I am on my way to Munich, as I post this, for the 2010 UOCAVA Summit. The OSDV Foundation is a co-host this year, and we’re coordinating the technology track of this 3-day gathering focused on the issues and opportunities for our overseas voters. This year’s event is arguably the most important UOCAVA (Uniformed and Overseas Citizens Absentee Voting Act) gathering since the passage of the Act in 1986. Last November, Congress and the President brought UOCAVA into the 21st century by passing the MOVE Act into law – which is somewhat like an amendment to UOCAVA.
And 2 very important outcomes will be showcased this week in Munich.
As an aside, you may be asking why Munich and not, say, Washington D.C.? Good question (especially as I spend 17 hours of my day traveling from the west coast to Munich). But there is rhyme and reason here. Every election year in the U.S. (which means every other year) the Overseas Vote Foundation produces the UOCAVA Summit in Europe to bring together all of our fellow citizens and their organizations stationed abroad to learn the latest developments in efforts to include Americans overseas in the processes of democracy state-side. This includes large corporations with major installations in Europe and abroad, as well as NGOs and of course, the Military. What you may not realize is [a] there are over 6 million Americans abroad, and [b] recent studies, which catalyzed the MOVE Act, indicate that as many as 1 in 4 overseas citizens are unable to participate in U.S. elections for a variety of reasons, but due mostly to verifying their registration status and/or receiving and casting a ballot in time to be counted. So, this being a mid-term election year, the Summit is in Europe, and this time, Munich.
Now, what about those two outcomes?
The first major outcome of the MOVE Act to play prominently in this year’s conference is one of the fundamental mandates of the Act that states in relevant part, that elections jurisdictions shall provide a digital means to obtain a blank ballot for any overseas voter at least 45 days before an election.
At first glance, you might say, “Duh, of course, like, aren’t we already doing that?” And the answer is, by and large, no. But in this always-on digital age, making blank official ballots available for download, casting (filling out by marking choices), and then returning (through expedited mail means), seems to be the proverbial no-brainer. And now, federal law makes it mandatory.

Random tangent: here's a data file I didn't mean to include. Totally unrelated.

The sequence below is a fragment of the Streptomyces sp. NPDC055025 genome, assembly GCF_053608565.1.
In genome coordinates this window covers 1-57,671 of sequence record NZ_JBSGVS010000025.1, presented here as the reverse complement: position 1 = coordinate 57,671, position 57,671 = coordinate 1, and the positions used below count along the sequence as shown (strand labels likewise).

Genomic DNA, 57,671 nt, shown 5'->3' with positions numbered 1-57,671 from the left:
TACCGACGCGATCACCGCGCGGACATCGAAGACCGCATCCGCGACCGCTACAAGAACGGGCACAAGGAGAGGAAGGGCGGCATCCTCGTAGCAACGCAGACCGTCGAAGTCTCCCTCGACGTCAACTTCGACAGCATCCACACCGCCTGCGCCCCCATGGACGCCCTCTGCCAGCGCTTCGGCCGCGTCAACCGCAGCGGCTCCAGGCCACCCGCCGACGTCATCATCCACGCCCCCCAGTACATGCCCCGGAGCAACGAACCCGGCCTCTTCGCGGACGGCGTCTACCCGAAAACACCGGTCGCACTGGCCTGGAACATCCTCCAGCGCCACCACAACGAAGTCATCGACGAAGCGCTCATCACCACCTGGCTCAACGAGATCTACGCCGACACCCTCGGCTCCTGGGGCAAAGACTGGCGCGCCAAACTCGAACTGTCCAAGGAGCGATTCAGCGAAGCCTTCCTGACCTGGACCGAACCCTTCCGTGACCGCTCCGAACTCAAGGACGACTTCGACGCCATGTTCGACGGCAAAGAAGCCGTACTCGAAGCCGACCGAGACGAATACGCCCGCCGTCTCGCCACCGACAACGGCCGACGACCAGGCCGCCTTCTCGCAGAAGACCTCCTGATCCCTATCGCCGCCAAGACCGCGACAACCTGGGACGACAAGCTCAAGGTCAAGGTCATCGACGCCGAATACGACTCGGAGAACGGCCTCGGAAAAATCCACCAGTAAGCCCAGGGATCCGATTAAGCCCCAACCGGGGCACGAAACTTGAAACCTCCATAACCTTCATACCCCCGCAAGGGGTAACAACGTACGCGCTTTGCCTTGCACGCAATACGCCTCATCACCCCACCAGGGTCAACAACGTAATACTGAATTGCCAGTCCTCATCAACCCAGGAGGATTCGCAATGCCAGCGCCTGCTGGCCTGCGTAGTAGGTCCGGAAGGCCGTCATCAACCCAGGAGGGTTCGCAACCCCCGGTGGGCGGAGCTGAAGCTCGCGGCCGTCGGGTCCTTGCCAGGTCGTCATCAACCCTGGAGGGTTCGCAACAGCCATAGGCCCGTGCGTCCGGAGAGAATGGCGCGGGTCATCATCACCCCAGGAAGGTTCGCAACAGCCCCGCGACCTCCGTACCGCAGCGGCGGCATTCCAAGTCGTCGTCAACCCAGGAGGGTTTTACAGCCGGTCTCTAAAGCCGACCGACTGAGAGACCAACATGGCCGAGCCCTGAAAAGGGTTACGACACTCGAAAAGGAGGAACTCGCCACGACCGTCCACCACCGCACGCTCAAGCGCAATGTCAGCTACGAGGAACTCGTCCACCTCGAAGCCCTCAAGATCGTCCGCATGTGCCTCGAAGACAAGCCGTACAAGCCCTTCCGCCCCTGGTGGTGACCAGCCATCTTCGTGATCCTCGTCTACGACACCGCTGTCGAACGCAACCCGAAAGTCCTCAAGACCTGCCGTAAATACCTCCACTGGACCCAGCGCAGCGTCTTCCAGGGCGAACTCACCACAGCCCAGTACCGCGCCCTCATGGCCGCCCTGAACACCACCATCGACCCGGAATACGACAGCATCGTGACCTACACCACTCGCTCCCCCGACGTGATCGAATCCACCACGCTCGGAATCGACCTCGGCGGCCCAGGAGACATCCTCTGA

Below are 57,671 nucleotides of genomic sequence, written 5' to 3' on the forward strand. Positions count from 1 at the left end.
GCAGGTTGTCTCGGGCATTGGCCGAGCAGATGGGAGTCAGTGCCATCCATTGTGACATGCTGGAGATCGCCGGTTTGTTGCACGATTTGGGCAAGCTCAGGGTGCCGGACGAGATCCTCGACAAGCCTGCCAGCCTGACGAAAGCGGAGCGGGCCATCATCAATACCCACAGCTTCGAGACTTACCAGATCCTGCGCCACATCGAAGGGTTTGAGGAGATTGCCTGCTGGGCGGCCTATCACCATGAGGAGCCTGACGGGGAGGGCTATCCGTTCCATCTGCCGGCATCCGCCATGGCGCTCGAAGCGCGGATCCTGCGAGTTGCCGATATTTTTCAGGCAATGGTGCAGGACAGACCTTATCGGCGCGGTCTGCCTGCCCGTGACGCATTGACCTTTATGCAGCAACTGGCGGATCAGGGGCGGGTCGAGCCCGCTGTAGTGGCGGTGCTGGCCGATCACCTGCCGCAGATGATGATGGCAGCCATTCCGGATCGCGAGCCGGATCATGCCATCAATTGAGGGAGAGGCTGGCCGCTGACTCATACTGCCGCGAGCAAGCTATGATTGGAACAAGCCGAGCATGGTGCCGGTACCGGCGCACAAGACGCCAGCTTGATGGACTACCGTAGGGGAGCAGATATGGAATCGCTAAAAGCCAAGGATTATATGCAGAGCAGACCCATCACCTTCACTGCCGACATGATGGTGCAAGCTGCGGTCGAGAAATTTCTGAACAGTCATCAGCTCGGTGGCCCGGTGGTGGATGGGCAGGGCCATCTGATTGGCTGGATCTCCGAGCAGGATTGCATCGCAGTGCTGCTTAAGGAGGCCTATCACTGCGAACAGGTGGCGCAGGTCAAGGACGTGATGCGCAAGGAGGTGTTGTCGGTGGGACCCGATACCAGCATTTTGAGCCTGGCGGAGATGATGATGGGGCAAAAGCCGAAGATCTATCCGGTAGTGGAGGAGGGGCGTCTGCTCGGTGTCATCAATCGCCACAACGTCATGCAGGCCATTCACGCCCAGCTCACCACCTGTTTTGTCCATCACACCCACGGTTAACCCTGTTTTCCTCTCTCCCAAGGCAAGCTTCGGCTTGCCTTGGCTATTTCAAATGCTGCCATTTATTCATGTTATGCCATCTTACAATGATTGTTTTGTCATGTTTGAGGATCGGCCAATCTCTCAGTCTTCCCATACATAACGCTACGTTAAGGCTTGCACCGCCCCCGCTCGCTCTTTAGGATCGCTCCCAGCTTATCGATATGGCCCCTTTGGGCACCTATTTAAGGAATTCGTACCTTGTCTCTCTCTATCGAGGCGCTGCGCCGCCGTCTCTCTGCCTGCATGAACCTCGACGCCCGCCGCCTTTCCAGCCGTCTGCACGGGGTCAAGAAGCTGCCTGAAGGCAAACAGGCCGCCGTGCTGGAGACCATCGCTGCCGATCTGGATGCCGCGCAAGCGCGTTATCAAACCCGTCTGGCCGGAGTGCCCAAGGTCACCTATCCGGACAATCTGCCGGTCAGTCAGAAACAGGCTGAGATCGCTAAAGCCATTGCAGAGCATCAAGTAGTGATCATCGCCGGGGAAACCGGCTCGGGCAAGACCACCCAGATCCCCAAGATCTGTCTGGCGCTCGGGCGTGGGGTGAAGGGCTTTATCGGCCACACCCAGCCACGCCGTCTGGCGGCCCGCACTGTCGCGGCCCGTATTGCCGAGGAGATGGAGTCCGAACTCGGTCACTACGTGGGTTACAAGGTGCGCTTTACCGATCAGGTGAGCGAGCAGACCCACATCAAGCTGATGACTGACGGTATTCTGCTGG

Of course, caution: we don’t exactly want an unchecked number of blank ballots loose in cyberspace either (I’ll leave it as an exercise for the reader to realize why that might be a bad idea). So, we need to ensure that we only issue ballots to a qualified recipient, and in fact, each qualified recipient returns one, and only one completed ballot. Yes, yes, I know it is “block and tackle” sort of stuff. But the devil is in the digital details.
Accordingly, there will be much to discuss about implementing MOVE Act mandates, particularly blank ballot delivery by digital means (read: downloadable, probably a PDF). And, of course, the TrustTheVote Project is excited about this, because there is an opportunity to showcase the work underway on open source solutions to design, generate, and distribute blank ballots (that would be our Ballot Design Studio component of the TTV Elections and Voting Technology Framework — incidentally, we’re moving so fast that we have yet to update a bunch of documentation on the Ballot Design Studio project component on the Wiki… yes we need more help!).
The good news for our fellow overseas citizens is that this is a funded mandate, and all states and elections jurisdictions are hard at work determining how to meet the mandate. And there’s more good news because at least a few states are already there. Non-profit organizations (NGOs) as well as the Department of Defense through the Federal Voting Assistance Program (FVAP) are also working hard to make services available ASAP. So, it will happen. And perhaps the OSDV Foundation open source technology – a publicly owned asset – will have a chance to play a role in that work.
There are many who are energized to make this as easy as possible in a digital age. And to some, providing blank ballots in a downloadable PDF is merely a start to bringing the processes of democracy into the digital age.
Therein lies the 2nd prominent outcome to be showcased this week.
You see, rightly or wrongly (and the arguments both ways are non-trivial) some believe that if the blank ballot is available digitally, there is no reason why we cannot cut the cycle time of overseas voting completely by making it possible to fill out the ballot digitally and then returning it by digital means.